cortex-a15 vfpv4 with ffp-contract=fast vfma instruction emitted.

GCC :

cortex-a8 vfpv3 : vmla instruction emitted

cortex-a15 vfpv4 : vfma instruction emitted

I agree to the point that NEON and VFP instructions shouldn’t be used interchangeably.

However, if gcc emits vmla (NEON) instruction with cortex-a8 then shouldn’t LLVM also emit vmla (NEON) instruction? Can someone please clarify on this point? The performance gain with vmla instruction is huge. Somewhere i read that LLVM prefers precision accuracy over performance. Is this true and hence LLVM is not emiting vmla instructions for cortex-a8?

cortex-a8 vfpv4 with ffp-contract=fast : vfma instruction emitted ( this
seems a bug to me!! If cortex-a8 doesn't come with vfpv4 then vfma
instructions generated will be invalid )

If I'm understanding correctly, you've specifically told it this
Cortex-A8 *does* come with vfpv4. Those kinds of odd combinations can
be useful sometimes (if only for tests), so I'm not sure policing them
is a good idea.

cortex-a15 vfpv4 : vmla instruction emitted (which is a NEON instruction)

I get a VFP vmla here rather than a NEON one (clang -target
armv7-linux-gnueabihf -mcpu=cortex-a15): "vmla.f32 s0, s1, s2". Are
you seeing something different?

However, if gcc emits vmla (NEON) instruction with cortex-a8 then shouldn't
LLVM also emit vmla (NEON) instruction?

It appears we've decided in the past that vmla just isn't worth it on
Cortex-A8. There's this comment in the source:

// Some processors have FP multiply-accumulate instructions that don't
// play nicely with other VFP / NEON instructions, and it's generally better
// to just not use them.

Sufficient benchmarking evidence could overturn that decision, but I
assume the people who added it in the first place didn't do so on a
whim.

The performance gain with vmla instruction is huge.

Is it, on Cortex-A8? The TRM referrs to them jumping across pipelines
in odd ways, and that was a very primitive core so it's almost
certainly not going to be just as good as a vmul (in fact if I'm
reading correctly, it takes pretty much exactly the same time as
separate vmul and vadd instructions, 10 cycles vs 2 * 5).

Cheers.

Tim.

Hi,

One more addition to above observation :

LLVM :

cortex-a15 + vfpv4-d16 + ffast-math option WITHOUT ffp-contract=fast option also emits vfma instruction.

Hi Tim,

As per Renato comment above, vmla instruction is NEON instruction while vmfa is VFP instruction. Correct me if i am wrong on this.

My version of the ARM architecture reference manual (v7 A & R) lists
versions requiring NEON and versions requiring VFP. (Section
A8.8.337). Split in just the way you'd expect (SIMD variants need
NEON).

It may seem that total number of cycles are more or less same for single vmla
and vmul+vadd. However, when vmul+vadd combination is used instead of vmla,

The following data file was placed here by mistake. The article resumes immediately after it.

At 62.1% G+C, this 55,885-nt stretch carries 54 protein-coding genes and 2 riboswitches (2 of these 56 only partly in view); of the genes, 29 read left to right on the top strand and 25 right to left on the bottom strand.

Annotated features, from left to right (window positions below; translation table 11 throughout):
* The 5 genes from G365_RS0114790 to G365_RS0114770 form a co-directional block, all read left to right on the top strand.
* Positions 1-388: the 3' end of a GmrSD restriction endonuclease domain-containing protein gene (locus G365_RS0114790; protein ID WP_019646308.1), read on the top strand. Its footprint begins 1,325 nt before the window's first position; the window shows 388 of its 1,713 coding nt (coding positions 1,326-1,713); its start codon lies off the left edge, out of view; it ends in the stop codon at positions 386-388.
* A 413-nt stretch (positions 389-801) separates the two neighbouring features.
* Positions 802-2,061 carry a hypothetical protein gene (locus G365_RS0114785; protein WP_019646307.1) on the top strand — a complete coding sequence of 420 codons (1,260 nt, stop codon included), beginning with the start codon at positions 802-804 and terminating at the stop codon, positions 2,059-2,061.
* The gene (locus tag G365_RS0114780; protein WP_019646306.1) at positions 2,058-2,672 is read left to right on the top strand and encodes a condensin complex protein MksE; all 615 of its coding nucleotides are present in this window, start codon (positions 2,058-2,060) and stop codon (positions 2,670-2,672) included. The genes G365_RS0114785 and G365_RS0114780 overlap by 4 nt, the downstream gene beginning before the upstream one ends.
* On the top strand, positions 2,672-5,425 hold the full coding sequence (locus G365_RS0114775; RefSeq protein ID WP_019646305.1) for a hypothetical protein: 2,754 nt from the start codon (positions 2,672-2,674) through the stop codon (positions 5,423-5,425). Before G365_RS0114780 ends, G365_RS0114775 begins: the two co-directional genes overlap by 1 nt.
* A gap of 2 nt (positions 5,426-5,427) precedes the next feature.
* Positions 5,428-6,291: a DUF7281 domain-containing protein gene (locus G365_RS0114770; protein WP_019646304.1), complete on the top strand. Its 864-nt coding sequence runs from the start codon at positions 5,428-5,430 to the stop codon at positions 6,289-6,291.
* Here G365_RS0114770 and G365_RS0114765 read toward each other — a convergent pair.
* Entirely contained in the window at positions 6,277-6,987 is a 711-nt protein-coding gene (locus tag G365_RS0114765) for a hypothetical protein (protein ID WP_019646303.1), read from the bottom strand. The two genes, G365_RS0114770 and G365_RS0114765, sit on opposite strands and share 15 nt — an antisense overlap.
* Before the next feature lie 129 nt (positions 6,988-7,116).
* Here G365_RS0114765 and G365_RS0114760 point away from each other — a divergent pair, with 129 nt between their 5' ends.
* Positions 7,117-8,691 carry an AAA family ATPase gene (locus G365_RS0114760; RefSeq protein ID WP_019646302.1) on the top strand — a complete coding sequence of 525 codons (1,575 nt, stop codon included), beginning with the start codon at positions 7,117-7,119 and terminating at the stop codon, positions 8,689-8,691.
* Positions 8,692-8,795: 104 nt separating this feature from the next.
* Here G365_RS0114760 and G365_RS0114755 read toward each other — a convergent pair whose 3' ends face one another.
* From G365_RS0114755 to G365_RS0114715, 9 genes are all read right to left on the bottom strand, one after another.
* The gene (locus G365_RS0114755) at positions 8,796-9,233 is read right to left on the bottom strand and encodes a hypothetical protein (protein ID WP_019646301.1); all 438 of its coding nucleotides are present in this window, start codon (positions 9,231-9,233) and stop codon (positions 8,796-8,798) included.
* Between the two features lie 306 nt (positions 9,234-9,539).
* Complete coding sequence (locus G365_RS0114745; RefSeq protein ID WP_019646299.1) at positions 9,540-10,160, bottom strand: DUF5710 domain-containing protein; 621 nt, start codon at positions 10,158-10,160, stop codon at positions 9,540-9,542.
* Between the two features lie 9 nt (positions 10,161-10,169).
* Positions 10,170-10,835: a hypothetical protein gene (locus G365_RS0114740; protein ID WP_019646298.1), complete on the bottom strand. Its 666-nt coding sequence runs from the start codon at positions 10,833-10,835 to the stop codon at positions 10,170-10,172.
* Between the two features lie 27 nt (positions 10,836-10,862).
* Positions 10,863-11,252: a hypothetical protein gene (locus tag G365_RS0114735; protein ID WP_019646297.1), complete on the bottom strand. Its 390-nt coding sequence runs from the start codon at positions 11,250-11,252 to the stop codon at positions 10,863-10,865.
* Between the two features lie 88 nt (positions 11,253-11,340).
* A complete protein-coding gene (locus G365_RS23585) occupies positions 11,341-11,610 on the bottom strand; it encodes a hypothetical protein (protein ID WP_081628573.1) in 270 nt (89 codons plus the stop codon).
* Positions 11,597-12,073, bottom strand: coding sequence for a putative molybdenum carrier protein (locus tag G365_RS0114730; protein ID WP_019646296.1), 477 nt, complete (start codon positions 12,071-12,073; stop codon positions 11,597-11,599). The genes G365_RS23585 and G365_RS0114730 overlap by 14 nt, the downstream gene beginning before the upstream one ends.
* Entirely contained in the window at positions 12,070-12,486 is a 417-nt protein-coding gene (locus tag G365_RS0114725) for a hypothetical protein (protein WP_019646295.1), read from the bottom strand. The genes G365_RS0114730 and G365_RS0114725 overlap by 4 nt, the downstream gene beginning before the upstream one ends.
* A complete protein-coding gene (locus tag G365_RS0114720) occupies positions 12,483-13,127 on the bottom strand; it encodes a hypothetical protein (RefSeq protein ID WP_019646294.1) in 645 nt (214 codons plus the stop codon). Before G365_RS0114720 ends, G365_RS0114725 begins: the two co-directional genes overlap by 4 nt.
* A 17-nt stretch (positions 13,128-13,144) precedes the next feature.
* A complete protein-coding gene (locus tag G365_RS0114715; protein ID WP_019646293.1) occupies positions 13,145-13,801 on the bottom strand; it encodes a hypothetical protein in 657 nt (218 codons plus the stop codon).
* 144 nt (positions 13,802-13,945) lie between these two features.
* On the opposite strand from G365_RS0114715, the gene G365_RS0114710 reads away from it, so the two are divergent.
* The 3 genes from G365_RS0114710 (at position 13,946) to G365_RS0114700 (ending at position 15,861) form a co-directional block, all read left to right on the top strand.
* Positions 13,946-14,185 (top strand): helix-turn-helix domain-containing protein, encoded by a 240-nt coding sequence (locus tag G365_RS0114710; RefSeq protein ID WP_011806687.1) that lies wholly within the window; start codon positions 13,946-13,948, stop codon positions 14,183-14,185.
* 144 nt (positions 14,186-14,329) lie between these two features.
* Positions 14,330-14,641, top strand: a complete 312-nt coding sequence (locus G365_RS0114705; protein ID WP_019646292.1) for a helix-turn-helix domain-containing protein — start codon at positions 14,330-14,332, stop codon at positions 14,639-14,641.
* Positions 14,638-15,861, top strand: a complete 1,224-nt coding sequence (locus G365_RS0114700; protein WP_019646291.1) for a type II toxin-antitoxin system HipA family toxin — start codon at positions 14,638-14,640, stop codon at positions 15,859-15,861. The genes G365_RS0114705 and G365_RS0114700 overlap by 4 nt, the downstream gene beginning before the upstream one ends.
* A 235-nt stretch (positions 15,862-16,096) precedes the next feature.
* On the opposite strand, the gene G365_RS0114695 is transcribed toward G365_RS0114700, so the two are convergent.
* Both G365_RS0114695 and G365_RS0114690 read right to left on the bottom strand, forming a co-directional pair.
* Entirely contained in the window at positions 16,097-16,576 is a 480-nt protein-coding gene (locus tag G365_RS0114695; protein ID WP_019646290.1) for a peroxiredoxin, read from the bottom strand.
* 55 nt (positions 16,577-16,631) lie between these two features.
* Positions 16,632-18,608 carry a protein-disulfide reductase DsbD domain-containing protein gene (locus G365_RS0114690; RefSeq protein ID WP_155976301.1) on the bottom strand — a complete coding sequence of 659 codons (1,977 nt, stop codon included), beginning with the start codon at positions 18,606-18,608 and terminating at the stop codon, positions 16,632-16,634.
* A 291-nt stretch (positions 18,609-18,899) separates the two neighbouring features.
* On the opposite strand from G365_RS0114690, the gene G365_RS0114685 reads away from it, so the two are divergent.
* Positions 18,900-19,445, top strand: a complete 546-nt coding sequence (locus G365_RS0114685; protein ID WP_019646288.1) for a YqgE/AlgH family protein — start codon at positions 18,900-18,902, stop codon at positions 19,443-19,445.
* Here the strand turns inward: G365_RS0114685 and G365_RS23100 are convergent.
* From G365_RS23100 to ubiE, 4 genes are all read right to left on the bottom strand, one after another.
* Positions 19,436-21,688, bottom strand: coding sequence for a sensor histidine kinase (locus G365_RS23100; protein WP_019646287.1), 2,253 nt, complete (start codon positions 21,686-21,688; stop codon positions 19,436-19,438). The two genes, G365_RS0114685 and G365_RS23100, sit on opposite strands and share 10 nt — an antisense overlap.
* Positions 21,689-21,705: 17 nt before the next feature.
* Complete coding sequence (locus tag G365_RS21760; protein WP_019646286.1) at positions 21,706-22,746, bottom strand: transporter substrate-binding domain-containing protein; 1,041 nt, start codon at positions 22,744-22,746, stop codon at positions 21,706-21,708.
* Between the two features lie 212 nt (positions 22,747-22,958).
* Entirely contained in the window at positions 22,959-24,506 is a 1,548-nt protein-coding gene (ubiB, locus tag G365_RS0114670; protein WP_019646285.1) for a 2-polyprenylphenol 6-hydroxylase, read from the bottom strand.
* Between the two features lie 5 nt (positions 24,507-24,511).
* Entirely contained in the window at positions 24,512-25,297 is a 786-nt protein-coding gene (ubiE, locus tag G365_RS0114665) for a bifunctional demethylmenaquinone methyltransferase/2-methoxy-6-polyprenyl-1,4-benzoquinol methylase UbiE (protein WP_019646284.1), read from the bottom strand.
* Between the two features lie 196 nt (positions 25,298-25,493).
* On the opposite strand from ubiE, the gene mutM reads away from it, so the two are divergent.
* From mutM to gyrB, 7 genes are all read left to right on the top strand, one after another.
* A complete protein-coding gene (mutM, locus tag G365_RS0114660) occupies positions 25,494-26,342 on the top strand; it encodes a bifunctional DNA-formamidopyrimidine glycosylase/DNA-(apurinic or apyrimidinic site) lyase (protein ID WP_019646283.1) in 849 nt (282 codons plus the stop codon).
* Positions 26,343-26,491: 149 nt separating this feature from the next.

then intermediate results will be generated which needs to be stored in memory
for future access.

Well, it increases register pressure slightly I suppose, but there's
no need to store anything to memory unless that gets critical.

Correct me if i am wrong on this, but my observation till date have shown this.

Perhaps. Actual data is needed, I think, if you seriously want to
change this behaviour in LLVM. The test-suite might be a good place to
start, though it'll give an incomplete picture without the externals
(SPEC & other things).

Of course, if we're just speculating we can carry on.

Cheers.

Tim.

> As per Renato comment above, vmla instruction is NEON instruction while
vmfa is VFP instruction. Correct me if i am wrong on this.

My version of the ARM architecture reference manual (v7 A & R) lists
versions requiring NEON and versions requiring VFP. (Section
A8.8.337). Split in just the way you'd expect (SIMD variants need
NEON).

I will check on this part.

> It may seem that total number of cycles are more or less same for single
vmla
> and vmul+vadd. However, when vmul+vadd combination is used instead of
vmla,
> then intermediate results will be generated which needs to be stored in
memory
> for future access.

Well, it increases register pressure slightly I suppose, but there's
no need to store anything to memory unless that gets critical.

> Correct me if i am wrong on this, but my observation till date have
shown this.

Perhaps. Actual data is needed, I think, if you seriously want to
change this behaviour in LLVM. The test-suite might be a good place to
start, though it'll give an incomplete picture without the externals
(SPEC & other things).

Of course, if we're just speculating we can carry on.

I wasn't speculating. Let's take an example of a 3*3 simple matrix
multiplication (no loops, all multiplication and additions are hard coded -
basically all the operations are expanded
e.g Result[0][0] = A[0][0]*B[0][0] + A[0][1]*B[1][0] + A[0][2]*B[2][0] and
so on for all 9 elements of the result ).

If i compile above code with "clang -O3 -mcpu=cortex-a8 -mfpu=vfpv3-d16"